Hunter representatives on Washington’s Wolf Advisory Group are lending their voices to the growing backlash against out-of-state environmentalists’ legal actions temporarily blocking lethal removal of Togo Pack wolves.
“The Center for Biological Diversity lawsuit is a giant step backward for social tolerance and management of wolves on the landscape,” said longtime WAG member Dave Duncan. “Sadly it is all about cash flow.”
Duncan, of Ellensburg, belongs to Washingtonians for Wildlife Conservation, an umbrella organization of sportsmen’s clubs and others around the state.
Last Monday, after WDFW announced it was going to take out one or more members of the northern Ferry County pack for depredations stretching back to last November, including three in a recent 30-day period, CBD of Arizona and Cascadia Wildlands of Oregon got a Thurston County judge to issue a temporary restraining order, blocking implementation of the kill order.
It took several days but anger began to bubble to the surface from other members of the WAG.
On Thursday, Conservation Northwest said it saw “little upside” in going to court because “lawsuits and polarization haven’t worked out well for wolves elsewhere,” and the organization instead called for continued collaboration.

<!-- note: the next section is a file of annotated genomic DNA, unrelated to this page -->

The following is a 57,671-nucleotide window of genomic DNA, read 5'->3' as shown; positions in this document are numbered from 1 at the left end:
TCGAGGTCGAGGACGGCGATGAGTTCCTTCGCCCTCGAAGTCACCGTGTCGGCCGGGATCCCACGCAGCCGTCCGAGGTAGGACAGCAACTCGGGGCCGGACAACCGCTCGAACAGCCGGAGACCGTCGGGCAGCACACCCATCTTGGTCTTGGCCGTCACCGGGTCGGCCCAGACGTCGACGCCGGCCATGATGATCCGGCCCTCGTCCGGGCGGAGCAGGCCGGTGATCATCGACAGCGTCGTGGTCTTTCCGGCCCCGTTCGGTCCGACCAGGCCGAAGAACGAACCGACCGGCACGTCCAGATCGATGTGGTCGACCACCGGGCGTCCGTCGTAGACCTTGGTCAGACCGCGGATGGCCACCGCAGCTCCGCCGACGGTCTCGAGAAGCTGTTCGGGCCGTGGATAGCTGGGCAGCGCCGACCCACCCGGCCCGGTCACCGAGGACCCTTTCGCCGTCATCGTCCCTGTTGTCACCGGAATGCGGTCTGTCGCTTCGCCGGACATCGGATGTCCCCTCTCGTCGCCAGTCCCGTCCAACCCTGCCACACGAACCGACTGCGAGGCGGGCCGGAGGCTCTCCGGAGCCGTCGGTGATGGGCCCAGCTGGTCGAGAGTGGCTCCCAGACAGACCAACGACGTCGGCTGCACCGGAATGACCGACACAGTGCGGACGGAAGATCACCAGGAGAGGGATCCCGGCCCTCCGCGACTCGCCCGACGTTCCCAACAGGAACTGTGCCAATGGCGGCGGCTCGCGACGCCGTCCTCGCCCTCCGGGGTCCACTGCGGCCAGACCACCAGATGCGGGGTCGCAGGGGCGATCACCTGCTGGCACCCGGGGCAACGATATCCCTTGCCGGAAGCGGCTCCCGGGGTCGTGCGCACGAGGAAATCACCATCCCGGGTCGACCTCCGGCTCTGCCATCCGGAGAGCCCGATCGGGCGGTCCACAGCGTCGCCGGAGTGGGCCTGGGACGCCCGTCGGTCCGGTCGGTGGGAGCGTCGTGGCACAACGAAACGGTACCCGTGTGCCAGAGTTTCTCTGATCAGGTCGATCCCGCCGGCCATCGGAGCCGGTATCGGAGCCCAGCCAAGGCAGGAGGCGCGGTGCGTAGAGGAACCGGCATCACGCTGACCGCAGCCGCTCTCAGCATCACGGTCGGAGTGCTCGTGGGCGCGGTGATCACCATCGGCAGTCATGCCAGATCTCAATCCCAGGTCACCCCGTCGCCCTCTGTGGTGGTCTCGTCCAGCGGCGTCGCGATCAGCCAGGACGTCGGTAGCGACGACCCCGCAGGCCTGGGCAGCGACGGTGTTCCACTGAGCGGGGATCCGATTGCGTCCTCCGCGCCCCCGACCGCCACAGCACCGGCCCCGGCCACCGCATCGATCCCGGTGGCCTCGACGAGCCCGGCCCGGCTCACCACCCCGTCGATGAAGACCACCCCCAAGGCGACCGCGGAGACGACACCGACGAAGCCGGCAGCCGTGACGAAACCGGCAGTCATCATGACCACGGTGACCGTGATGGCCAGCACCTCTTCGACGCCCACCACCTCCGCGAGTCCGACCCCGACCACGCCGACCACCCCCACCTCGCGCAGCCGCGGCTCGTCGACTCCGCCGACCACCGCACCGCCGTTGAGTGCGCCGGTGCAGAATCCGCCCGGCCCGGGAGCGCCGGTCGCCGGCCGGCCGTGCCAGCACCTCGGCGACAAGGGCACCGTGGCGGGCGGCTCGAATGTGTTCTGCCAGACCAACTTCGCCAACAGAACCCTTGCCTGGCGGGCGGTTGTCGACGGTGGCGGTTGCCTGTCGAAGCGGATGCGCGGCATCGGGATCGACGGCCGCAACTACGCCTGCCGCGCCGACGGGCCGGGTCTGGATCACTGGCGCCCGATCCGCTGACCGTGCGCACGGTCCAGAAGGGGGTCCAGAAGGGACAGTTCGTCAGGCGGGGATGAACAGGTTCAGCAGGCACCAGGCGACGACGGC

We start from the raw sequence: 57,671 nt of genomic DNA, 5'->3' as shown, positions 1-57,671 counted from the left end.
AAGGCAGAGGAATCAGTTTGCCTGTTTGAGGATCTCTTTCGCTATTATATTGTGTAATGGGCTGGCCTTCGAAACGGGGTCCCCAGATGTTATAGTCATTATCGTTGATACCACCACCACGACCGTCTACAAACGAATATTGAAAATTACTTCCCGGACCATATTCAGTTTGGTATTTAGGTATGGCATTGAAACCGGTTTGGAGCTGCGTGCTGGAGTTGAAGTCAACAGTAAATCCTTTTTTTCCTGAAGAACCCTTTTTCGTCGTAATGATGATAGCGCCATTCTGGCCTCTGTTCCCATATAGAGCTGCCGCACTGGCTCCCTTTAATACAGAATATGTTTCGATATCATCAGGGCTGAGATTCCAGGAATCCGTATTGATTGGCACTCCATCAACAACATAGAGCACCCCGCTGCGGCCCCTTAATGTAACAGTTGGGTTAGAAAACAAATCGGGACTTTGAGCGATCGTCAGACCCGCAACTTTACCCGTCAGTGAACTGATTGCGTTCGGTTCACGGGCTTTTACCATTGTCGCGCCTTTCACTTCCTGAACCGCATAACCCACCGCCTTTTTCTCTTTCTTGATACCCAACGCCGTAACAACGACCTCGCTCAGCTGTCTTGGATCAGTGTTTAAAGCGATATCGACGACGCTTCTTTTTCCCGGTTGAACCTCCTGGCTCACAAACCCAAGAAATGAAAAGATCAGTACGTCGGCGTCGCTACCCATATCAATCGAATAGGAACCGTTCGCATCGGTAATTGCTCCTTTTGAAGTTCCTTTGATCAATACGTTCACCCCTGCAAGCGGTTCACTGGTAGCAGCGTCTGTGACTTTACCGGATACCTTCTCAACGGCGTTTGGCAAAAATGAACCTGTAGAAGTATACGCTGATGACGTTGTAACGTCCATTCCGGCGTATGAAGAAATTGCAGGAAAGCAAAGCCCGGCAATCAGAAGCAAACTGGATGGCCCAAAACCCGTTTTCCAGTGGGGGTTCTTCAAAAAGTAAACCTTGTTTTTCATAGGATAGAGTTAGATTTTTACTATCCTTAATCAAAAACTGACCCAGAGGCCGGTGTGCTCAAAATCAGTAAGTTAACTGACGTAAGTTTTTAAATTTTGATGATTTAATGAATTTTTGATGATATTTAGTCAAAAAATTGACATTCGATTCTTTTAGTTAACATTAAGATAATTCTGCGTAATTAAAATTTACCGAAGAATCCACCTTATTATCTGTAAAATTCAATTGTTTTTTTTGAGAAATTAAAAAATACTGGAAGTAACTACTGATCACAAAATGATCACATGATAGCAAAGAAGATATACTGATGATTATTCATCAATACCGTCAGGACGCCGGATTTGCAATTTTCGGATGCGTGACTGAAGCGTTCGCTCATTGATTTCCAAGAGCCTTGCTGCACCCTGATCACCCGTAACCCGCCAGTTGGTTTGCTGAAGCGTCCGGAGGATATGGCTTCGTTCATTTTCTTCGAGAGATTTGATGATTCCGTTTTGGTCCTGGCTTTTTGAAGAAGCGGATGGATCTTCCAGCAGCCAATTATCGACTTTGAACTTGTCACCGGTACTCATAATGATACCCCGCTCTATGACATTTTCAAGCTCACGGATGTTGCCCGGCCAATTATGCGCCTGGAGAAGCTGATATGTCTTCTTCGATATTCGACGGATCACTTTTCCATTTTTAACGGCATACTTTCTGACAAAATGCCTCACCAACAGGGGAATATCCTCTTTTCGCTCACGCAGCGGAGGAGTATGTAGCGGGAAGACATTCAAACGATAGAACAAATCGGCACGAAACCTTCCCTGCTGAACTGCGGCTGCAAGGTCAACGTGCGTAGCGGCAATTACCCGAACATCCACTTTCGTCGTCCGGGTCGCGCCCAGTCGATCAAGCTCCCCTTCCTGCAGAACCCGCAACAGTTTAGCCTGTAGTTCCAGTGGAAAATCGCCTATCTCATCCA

Essentially, the lawsuit is over the hard-won lethal removal protocol that WDFW and the WAG came up with.
“It was really difficult to get through,” Rep. Joel Kretz, a Republican who represents almost all of Northeast Washington, told the Capital Press. “It’s all out the window now.”
County officials and ranchers in this part of the state held a meeting on Friday about what to do.
“When the judge put the restraining order on the department he didn’t put the restraining order on the wolves,” Stevens County commissioner Don Dashiell told the Spokane Spokesman-Review.
WDFW hasn’t reported any more depredations, but last Friday the agency investigated after a livestock producer checking on cattle when collar data showed a wolf near them fired a shot at one in self-defense.
In the meanwhile, Thurston County Superior Court Judge Chris Lanese has scheduled a preliminary injunction hearing for this Friday. That could determine how long the restraining order is in place for.
“I concur with Conservation Northwest, Northeast Washington lawmakers, area county officials, and others speaking against it,” said Mark Pidgeon of Hunters Heritage Council, a political action organization dedicated to hunting, and who is also a longtime WAG member. “I think Representative Kretz’s comments sums it up the situation pretty well: ‘I think it’s a tragedy.'”
I’m going to butt my way into this story to say that when CBD and Cascadia Wildlands inevitably went to court last Monday I actually felt my tolerance level for this whole thing slip a few notches.
Like I told someone, I get that it’s process and I’m not going to suddenly starting spouting SSS, but in these wildly overly politicized times, it boggles my mind why in the hell the two groups would mess with things here.
Jet fuel, anyone? How’d that work out the last time?